I was watching the Hal Lindsey Report one evening as he began giving a commentary on end time prophesy and how world events is laid-out in Ezekiel 38 (and as usual mistakenly applied this particular prophesy to Judah and the Israelis like he always dose) then he went on to say that (and I m paraphrasing) Josephus stated in his book, that the Scythians were the Russians I looked in the index of the works of Josephus and couldn t even find the word Scythian. I did manage to find a few places were Josephus did make a few reference to them, but I couldn t find the quote that Hal Lindsey was talking about are you familiar with this Josephus quote? If you are, please tell me what section of the book it can be found, I would like to read it for myself.
I think Hal refuses to understand that the word Scythian is of Hebrew/Semitic origin; and that the original Scythians were in fact part of the Ten Northern Tribes of Israel. But as you well stated in your book/s, this name would be eventually applied to other nomadic people in that region between the Black and Caspian Sea as well Oh, and I found it quite interesting how Josephus totally neglected to included any kind of commentary or reference of the Scythians invasion into Samaria and Judah during the reign of King Josiah, or any reference to the remnant Ephraim and Manasseh for that matter.
In Yashua s Name:
Hal Lindsey accurately sees the new Russian-led alliance as fulfilling the Gog-Magog prophecy in the modern world, but he still does not (as you correctly noted) see the difference between the prophetic terms “Israel” (which means the ten tribes of Israel) and “Judah” (which means the Jews/Israelis). The Greeks correctly identified the Scythians as living throughout southern Russia, but their descendants later migrated into Europe and were called Goths, Saxons, Germans, etc. by the Romans. It was the fall of the Parthian Empire which triggered the massive migration of the Caucasians from Scythia and Parthia out of Asia into Europe. One can look at the self-depictions of the Scythians on their artwork and see that they looked like the tribes called Goths, Germans and Saxons by the Romans.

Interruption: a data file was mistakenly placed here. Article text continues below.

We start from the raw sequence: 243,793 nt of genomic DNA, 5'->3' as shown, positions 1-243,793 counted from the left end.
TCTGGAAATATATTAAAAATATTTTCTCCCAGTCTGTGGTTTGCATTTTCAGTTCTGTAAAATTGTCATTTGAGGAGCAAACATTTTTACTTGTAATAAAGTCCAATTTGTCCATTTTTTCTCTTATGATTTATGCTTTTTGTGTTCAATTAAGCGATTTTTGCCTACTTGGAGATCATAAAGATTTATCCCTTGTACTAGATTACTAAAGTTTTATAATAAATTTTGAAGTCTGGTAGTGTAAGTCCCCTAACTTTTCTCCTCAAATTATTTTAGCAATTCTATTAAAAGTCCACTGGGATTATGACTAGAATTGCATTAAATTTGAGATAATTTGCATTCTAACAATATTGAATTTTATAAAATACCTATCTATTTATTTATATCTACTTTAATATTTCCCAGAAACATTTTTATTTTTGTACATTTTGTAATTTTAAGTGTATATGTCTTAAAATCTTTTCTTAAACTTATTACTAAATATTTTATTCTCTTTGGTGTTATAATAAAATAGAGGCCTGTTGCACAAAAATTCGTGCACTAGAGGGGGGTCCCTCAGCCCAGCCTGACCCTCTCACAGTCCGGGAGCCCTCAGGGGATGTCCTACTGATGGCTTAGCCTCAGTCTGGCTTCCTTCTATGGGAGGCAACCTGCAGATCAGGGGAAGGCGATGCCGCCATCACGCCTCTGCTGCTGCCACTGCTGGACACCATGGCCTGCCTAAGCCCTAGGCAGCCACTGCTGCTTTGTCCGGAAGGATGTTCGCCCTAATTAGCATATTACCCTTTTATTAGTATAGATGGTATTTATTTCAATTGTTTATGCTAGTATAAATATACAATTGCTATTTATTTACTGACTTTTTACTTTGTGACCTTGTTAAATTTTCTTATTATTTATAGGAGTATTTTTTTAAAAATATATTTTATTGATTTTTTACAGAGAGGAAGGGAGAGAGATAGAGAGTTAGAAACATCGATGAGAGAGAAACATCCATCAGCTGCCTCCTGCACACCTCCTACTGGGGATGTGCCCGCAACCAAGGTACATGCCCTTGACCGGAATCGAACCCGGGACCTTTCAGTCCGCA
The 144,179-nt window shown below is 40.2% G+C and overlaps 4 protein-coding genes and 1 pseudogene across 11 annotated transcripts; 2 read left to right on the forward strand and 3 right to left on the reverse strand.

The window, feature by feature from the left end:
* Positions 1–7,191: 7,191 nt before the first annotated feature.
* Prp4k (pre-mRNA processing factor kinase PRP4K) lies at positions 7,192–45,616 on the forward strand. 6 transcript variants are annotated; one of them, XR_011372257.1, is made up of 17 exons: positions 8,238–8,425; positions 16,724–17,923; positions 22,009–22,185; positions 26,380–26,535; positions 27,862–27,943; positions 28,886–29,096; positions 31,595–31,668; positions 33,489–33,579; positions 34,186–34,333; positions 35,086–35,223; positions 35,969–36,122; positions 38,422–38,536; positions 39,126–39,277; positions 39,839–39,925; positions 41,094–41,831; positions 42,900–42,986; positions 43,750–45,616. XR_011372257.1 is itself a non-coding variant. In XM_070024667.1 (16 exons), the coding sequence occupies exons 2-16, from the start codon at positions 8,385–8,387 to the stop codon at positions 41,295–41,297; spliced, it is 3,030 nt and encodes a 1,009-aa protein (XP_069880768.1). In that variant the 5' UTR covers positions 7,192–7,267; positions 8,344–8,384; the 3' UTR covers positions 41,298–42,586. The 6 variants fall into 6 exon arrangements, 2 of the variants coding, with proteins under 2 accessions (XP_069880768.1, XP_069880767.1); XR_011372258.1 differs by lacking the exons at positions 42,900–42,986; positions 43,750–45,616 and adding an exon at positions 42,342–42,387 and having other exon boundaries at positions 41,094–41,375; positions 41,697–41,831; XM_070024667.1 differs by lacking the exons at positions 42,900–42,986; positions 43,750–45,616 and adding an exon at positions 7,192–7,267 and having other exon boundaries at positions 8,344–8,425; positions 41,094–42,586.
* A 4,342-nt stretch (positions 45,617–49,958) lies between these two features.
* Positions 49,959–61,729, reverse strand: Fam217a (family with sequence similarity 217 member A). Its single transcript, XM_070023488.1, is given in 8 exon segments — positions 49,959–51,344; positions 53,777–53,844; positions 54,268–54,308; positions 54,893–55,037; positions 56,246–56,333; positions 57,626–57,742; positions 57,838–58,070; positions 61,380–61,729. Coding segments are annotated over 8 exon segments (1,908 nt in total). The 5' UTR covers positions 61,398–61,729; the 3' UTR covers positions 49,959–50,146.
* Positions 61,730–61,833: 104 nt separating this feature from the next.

I’ll offer you a possible explanation for Josephus’ thoughts about the Scythians. Josephus wrote a considerable amount of information about the Parthians and added that “the ten tribes” were exceedingly numerous in his time and lived beyond the Euphrates River (Antiquities, XI, V, 2). Notice he mentioned all ten tribes. The Euphrates River flows roughly diagonally in a southwestward direction from eastern Turkey to the Persian Gulf. When looking at a map, the term “beyond Euphrates” from the perspective of Jerusalem includes the Black Sea-Caspian Sea region of the Scythians as well as the region of the Parthian Empire. It is well-known that the Scythians and Parthians were related tribes, so Josephus’ statement would geographically include both Scythia and Parthia in the region inhabited by the very numerous ten tribes of Israel.
Josephus had many readers in the Roman Empire. Rome had much to do with Parthia and little or nothing to do with “Scythians.” Josephus may simply have had his contemporary audience in mind when he wrote about the Parthians but not the Scythians. Rome did have wars against Scythian people living in the Balkan region, but it called them “Dacians” or “Thracians.” Spartacus, the leader of the famous slave-revolt against Rome, was a Thracian.